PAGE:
Lake Geneva Foreclosure

Lake Geneva Foreclosure

<p>Wow there sure is a lot of talk on the “internets”  about foreclosures. Realtors have caught on finally, and they’re talking about it like it’s old hat. Strange enough, I seem to be the only one at the foreclosure auctions when I happen to go. They must all go on the <i>other </i>days. Something odd happened last week at the sheriff’s sale. Buyers actually showed up to bid on properties. See, most days, it’s a lonely scene at the jail. While I stand there wondering who might see me and think I must be at the jail to either turn myself in, or bail someone out, most days, it’s just me and the attorney’s. This week, the buyers were out, and it was a surprise. The foreclosure scene remains stable, with foreclosures affecting a very small percentage of our market. Distressed sales, i.e., short sales, pre-foreclosure sales, REO sales, are still not making much of an impact in our pricing,  and are particularly meaningless as it relates to the lakefront and lake access market around Geneva. </p>
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Speaking of REO, my interior renovation of the foreclosure I bought at the end of January is nearing completion. It was definitely not easy, and it wasn’t that much fun either. You know when some lady just breaks down and cries during an HGTV renovation? I get that. I really do. If I didn’t vote to the right, I might break down myself and look for someone to bail me out of my renovation disaster. Anyway, the interior is just about finished, although some small issues remain in the bathrooms, and the screened porch hasn’t yet been tackled.

Inside, I put up paneling (individual 3/4″ pine boards) pretty much everywhere. The walls had a nasty sand texture that just made the place look like an apartment, and I couldn’t handle it. I paneled, and I paneled. I spent about $2500 on paneling, and put it all up myself. It seemed easy, but I quickly realized it wasn’t. I put in new doors, solid core of course, and added new base, case, and crown. I built a total of 5 bookshelves, and removed 2 windows, and 3 stained glass windows. I had to have the blown seals repaired on 22 windows, which set me back about $2400. I also removed one Packers helmet (Jay Cutler will make the Packers long for Neck Beard Orton). I had about 900 square feet of hardwood floors installed, sanded, stained, and finished. I put in new kitchen cabinets, new Bosch appliances, new granite counters, and a marble subway pattern backsplash. I added a security system, moved some electrical around, and put in new light and plumbing fixtures.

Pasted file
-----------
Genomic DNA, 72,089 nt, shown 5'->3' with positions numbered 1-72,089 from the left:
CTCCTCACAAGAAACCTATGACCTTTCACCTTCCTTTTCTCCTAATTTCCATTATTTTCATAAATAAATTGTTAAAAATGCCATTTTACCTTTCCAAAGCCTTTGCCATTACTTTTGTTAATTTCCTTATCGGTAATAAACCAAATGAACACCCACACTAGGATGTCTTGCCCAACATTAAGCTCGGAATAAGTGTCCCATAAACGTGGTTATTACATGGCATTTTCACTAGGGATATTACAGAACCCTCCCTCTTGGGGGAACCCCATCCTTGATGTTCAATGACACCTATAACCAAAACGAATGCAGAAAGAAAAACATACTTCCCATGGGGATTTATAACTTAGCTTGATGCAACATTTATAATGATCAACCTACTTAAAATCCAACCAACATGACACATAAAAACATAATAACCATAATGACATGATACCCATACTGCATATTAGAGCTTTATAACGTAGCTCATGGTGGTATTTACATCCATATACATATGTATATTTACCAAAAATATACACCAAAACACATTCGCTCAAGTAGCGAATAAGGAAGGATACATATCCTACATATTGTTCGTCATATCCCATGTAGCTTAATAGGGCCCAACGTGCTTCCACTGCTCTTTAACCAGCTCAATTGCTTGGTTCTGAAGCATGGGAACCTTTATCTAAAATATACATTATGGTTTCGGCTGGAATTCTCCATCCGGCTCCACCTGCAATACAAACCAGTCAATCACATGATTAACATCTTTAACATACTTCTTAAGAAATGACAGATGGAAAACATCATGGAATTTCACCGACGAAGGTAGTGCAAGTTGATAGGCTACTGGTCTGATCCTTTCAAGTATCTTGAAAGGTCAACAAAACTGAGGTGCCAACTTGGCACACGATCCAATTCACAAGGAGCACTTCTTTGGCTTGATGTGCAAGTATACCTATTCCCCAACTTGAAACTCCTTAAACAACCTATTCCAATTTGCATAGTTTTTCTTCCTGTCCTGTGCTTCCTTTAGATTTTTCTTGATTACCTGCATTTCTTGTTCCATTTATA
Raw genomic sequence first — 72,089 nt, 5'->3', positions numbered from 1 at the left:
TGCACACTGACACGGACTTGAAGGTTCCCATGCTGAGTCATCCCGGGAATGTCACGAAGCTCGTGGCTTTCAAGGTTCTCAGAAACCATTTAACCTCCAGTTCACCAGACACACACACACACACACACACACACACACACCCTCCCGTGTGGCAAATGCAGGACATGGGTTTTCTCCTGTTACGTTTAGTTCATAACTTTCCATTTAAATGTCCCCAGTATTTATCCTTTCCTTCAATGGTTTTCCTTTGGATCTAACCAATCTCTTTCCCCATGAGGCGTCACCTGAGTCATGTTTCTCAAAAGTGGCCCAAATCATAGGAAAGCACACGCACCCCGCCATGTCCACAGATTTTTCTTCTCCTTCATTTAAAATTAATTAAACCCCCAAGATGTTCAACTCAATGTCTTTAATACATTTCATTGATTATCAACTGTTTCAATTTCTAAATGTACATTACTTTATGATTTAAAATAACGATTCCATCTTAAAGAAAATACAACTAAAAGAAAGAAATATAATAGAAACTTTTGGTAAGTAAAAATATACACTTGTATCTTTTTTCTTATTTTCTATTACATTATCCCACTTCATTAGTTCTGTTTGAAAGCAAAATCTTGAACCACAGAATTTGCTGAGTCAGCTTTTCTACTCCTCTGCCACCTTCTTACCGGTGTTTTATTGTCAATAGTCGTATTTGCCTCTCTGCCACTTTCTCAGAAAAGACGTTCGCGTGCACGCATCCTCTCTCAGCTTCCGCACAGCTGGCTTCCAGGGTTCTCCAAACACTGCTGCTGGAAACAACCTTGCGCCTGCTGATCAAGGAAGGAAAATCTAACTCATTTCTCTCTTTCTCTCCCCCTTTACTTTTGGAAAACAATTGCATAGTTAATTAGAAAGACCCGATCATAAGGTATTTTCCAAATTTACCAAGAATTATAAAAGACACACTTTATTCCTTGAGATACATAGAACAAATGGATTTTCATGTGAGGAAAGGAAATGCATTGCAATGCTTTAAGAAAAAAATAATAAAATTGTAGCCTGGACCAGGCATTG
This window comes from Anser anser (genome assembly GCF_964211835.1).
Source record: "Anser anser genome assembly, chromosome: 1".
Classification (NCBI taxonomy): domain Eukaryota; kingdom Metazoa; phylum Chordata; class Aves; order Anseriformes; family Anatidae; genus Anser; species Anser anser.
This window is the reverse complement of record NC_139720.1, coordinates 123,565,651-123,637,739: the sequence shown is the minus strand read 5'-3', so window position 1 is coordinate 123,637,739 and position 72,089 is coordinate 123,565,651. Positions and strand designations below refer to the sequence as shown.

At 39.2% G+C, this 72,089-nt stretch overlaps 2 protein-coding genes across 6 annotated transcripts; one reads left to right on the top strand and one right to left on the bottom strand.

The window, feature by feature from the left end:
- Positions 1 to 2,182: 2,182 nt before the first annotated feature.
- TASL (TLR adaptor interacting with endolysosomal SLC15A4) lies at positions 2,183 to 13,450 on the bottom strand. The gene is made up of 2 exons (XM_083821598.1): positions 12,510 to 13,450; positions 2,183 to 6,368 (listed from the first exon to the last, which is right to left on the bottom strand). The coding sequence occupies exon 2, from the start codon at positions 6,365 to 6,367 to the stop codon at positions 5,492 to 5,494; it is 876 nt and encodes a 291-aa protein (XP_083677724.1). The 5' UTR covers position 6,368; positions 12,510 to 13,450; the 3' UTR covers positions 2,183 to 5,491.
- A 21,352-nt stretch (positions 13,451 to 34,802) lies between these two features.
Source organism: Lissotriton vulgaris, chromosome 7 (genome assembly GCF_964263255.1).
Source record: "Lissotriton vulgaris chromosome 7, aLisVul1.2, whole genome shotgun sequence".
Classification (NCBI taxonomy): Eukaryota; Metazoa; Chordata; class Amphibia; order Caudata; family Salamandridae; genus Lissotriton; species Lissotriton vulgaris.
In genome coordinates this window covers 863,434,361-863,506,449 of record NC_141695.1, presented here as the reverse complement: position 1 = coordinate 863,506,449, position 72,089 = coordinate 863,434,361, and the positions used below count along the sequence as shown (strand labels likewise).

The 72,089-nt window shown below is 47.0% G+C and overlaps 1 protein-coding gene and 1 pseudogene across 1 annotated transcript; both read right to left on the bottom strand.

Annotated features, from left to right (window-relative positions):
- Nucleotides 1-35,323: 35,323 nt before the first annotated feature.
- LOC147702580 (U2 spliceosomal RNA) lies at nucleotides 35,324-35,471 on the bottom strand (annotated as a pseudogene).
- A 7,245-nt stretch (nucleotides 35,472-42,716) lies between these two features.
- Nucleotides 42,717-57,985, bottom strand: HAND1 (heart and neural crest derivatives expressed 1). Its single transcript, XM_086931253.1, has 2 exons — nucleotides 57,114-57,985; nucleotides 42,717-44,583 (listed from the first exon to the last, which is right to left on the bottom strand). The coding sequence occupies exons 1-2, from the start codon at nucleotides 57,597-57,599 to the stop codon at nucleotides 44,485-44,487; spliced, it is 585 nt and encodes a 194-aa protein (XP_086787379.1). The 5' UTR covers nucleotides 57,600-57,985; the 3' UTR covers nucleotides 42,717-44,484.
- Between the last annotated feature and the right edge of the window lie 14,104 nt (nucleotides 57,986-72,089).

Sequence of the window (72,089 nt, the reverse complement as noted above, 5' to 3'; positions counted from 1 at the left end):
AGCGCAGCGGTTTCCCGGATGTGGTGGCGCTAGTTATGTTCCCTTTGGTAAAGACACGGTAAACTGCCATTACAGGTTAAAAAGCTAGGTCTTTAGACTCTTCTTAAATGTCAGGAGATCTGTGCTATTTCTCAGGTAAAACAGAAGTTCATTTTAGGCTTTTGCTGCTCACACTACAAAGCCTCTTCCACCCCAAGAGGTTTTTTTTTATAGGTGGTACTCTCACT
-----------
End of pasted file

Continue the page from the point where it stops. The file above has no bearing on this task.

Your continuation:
The beams that you’ll see for the mantles are from a nice farmer in West Bend, WI who I found via a list compiled by Craig. I tore out a drop ceiling, had drywall put in, and removed from hideous tile, carpet, wood, and vinyl. I tiled the main bathroom upstairs, and that was probably the most annoying part of the renovation to date. I don’t enjoy tiling. I don’t enjoy grouting. I don’t enjoy silicone caulk. I do enjoy how the bathroom is turning out, and once entirely complete, I’ll update you with a few photos. For now, don’t judge me for my lack of window treatments and wall decorations. In due time, and if you’d buy and sell houses through me, that time may come sooner rather than later.

The walk out lower level turned out as planned, with an added bedroom and bathroom, and the addition of a bookshelf, new paneling and trim, new wiring, and obviously carpet. Everything upstairs and down was painted in Linen White, courtesy Mr. Benjamin Moore. It’s the look I was trying to capture, so as far as the concept goes, I feel good about it. The budget is another story. I’ve done this enough before to have a good handle on estimates, but this one got away from me a little at the end. I originally hoped to spend $45k on the interior portion of the remodel, and it looks like I’m going to end up closer to $48,500. Percentage wise, it’s pretty good, but when the dollars are coming out of your pocket, it’s $3500 that I don’t enjoy spending. That’s on top of the $45,000 that I didn’t enjoy spending. On top of the next $12k that I need to spend outside, that I’m guessing I won’t enjoy spending.

After a couple weeks of recovery and interior finishes, I’ll start on the screened porch. It used to be a sun porch, but I tore out the windows because I loathe sun porches. They’re cold in the winter, hot in the summer, and annoying in the spring. I prefer screens, so when the weather breaks, that will be my next evening project before I begin on the shingle siding slated for the street elevation. For now, I’m going to enjoy my 5th Penguins of Madagascar cartoon in a row.

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